Best Burger! It’s a simple quick-reflexes cooking game where you press the proper combination of keystrokes to fill the customer’s order.
As the difficulty rises, word recognition turns to pattern recognition when you have deal with customers that speak in hieroglyphics (Egyptian mummy level) and alien pictograms (outer space level).
Well, that’s how the game would work if I knew how to do more than make mockup screenshots!
“Hong Kong is the ultimate abstraction whereby our lives are no longer dependant on mother nature but on artificial life-support systems which feed off mass-produced assemblies of raw materials processed out-of-sight and out-of-mind. As a vision or model of a future city it’s both enthralling and frightening.”
Ghost in the Shell does not have a definite chosen set, but in terms of street scenes and general atmosphere, it is obvious that Hong Kong is the model. Such a choice has, of course, something to do with the theme: on the streets there flows an excess or a flood of information, along with everything this excess brings out. The modern city is swamped with billboards, neon lights and symbols…. As people live in this information deluge, the streets will have to be depicted accordingly as being flooded…. There is a sharp contrast between old streets and new ones on which skyscrapers are built. My feeling is that these two, originally very different, are now in a situation where one is invading the other. Maybe it is the tension or pressure that is brought about by so-called modernization! It’s a situation in which two entities are kept in a strange neighboring relationship. Perhaps it is what the future is.
Akira (1988) vs Stronger - Kanye West (2007)
This makes me so happy.
I love Kanye so much
thinking about kanye west cosplaying tetsuo makes my day sometimes
Damn, can’t believe we’re already at the end of Part 2…taking a break for a few weeks so Andrew can catch his breath, guy has been working his a$$ off on this project. Thanks to all our readers…catch you soon…
Got a hold of a copy of Space Dandy Studio Bones sketch book featuring the work of series animators Norifumi Kugai and Gosei Oda & one of my idols, Yutaka Nakamura. Joy.
"I do not relate to things such as popularity. It is completely vague and unknown to me what it means. I still live basically the same life. I do not have and I do not need material things. My material world is extremely small and limited. …
I own one single suit that I’m wearing right now and in the last 25 years I’ve never had another suit. And the shoes that I’m wearing I’ve been wearing for 3 years and they are my only pair of shoes. I need to replace them because they are starting to come apart. …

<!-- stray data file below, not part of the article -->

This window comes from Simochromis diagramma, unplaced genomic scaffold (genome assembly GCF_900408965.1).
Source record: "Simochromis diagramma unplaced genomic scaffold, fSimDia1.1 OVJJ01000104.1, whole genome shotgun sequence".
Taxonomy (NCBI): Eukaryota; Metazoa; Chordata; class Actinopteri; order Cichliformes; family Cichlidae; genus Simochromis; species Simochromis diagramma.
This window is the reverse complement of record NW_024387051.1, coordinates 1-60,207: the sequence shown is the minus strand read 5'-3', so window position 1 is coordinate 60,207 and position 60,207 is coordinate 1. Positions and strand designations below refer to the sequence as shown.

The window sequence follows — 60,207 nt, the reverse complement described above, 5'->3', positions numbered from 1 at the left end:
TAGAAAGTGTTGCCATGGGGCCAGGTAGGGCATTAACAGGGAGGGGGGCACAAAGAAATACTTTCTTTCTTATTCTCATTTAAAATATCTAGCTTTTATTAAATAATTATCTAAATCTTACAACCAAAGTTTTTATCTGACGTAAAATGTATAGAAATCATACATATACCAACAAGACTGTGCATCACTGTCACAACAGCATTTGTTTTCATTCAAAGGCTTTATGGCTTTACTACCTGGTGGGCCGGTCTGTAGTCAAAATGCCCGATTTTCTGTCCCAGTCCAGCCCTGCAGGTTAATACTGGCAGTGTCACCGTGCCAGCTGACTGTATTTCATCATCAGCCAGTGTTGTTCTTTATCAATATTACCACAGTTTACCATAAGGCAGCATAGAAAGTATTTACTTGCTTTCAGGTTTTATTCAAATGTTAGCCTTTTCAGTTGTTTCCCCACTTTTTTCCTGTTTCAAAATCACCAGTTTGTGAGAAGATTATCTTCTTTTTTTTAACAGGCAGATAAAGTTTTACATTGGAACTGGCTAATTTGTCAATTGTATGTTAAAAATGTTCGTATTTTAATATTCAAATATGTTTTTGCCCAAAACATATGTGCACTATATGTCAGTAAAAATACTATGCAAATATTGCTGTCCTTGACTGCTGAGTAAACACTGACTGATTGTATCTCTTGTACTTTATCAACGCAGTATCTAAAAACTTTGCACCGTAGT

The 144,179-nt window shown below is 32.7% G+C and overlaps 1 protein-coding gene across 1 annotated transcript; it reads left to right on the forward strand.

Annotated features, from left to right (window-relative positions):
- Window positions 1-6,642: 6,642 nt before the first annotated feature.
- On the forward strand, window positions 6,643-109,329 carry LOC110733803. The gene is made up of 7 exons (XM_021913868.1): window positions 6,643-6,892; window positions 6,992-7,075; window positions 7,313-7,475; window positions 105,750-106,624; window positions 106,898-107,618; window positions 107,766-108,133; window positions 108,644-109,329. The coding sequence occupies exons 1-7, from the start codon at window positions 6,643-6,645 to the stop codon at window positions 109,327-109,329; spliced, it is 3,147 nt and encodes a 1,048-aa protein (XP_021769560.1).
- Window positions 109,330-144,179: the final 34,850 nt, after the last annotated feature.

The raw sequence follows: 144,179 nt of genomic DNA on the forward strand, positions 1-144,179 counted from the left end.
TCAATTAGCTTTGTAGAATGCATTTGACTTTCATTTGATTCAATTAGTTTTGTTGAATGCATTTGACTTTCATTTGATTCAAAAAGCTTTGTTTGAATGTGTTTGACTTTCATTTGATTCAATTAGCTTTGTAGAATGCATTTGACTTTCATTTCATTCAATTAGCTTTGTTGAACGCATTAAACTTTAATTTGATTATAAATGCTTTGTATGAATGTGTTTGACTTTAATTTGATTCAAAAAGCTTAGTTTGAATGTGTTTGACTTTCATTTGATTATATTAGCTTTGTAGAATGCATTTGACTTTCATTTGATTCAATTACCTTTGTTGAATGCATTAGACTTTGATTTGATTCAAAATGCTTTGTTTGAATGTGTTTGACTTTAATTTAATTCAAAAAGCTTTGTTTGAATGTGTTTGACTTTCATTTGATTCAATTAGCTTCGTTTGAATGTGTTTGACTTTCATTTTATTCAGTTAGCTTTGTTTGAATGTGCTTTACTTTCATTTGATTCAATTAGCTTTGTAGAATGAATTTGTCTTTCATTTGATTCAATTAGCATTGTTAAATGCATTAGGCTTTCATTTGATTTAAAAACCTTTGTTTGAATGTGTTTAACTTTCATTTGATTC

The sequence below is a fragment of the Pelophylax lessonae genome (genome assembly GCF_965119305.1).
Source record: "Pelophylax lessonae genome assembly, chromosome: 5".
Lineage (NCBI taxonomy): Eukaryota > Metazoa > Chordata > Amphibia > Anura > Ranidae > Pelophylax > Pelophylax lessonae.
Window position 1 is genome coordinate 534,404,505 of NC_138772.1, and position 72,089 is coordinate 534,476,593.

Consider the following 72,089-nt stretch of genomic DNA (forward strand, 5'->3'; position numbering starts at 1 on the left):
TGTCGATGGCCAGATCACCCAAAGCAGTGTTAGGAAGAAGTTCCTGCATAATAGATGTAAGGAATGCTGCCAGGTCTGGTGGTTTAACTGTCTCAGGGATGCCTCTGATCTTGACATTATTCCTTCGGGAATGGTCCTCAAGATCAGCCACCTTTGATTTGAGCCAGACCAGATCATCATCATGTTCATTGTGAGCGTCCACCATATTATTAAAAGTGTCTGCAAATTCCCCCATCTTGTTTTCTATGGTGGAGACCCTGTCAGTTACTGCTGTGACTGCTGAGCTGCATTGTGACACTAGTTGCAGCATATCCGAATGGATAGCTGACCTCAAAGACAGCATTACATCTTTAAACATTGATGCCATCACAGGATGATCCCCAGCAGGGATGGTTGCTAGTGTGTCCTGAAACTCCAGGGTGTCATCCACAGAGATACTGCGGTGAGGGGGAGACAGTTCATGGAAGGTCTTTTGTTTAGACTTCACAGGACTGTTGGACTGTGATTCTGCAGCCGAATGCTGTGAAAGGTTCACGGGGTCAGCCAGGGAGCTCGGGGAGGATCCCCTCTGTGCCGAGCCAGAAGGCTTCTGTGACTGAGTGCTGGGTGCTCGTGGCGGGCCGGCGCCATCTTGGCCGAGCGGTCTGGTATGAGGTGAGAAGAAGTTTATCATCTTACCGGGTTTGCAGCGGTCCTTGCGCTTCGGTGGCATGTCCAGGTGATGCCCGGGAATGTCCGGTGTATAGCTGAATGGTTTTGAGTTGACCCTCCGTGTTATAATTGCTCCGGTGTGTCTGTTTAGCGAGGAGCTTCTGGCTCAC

I have a car that I’ve had for 12 years. It’s fine, I enjoy life and things are very basic. I don’t have social networks in the Internet for example. I don’t even have a cell phone.”
Q:This is an intentionally vague question, but at what point do you think genre stops being useful?
I used to be really embarrassed about this, but I eventually got over myself: I don’t get the difference between genre and literary fiction. In my head, I know that there is a difference. Literary fiction has literary value of some sort, while genre fiction is pop fiction, meant to entertain or appeal to the population at large.
I know it, I understand it, I can define it, but I don’t get it. I can’t differentiate between one and the other unless I’m given a hint, and then I can work backwards and come up with reasons why a book is one or the other. But inside, I feel like it’s a fake dichotomy.
But I’m in a position where I’m not too concerned about the difference between the two because of my own personal interests and what I tend to write about, so I never had to do the legwork to really crystalize the difference between the two in my head, or seek out someone who could lay it out for me plainly. I don’t have to care, so I don’t, pretty much. I struggled with it before realizing I didn’t need it.
I think genre is always useful. Every story, no matter how fantastic, reflects some aspect of the culture it was created in. Call of Duty Ghosts is garbagio, but its plot reflects certain anxieties of our time. The new wave of war movies means something. Rappers suddenly being cool with going down, after a couple decades of dudes treating oral like a one-way street, means something. Even like…trashy freaky sex novels, the resurgence of practical effects in increasingly explicit horror flicks, there’s reasons behind it.
I feel like those reasons in genre fiction are as valid and interesting as the reasons for stuff in literary fiction. I get a lot out of stuff. If you’re willing to approach a work and put it on the autopsy table, you can find a lot to chew on, and that’s as valuable to me as whatever old novel makes it into the canon. Everything is useful, forever! So far, at least.
Short-sighted POV, maybe, but life’s short! And nobody pays me to write nothing, so I can have whatever dumb opinions and shortcomings I want
Bet you didn’t expect THAT answer! Or maybe you did, every once and a while I ask somebody to explain the difference to me online, so maybe this was a trap you set for me!!
Squarepusher: empirical evidence that jazz isn’t dead, it just smells funny.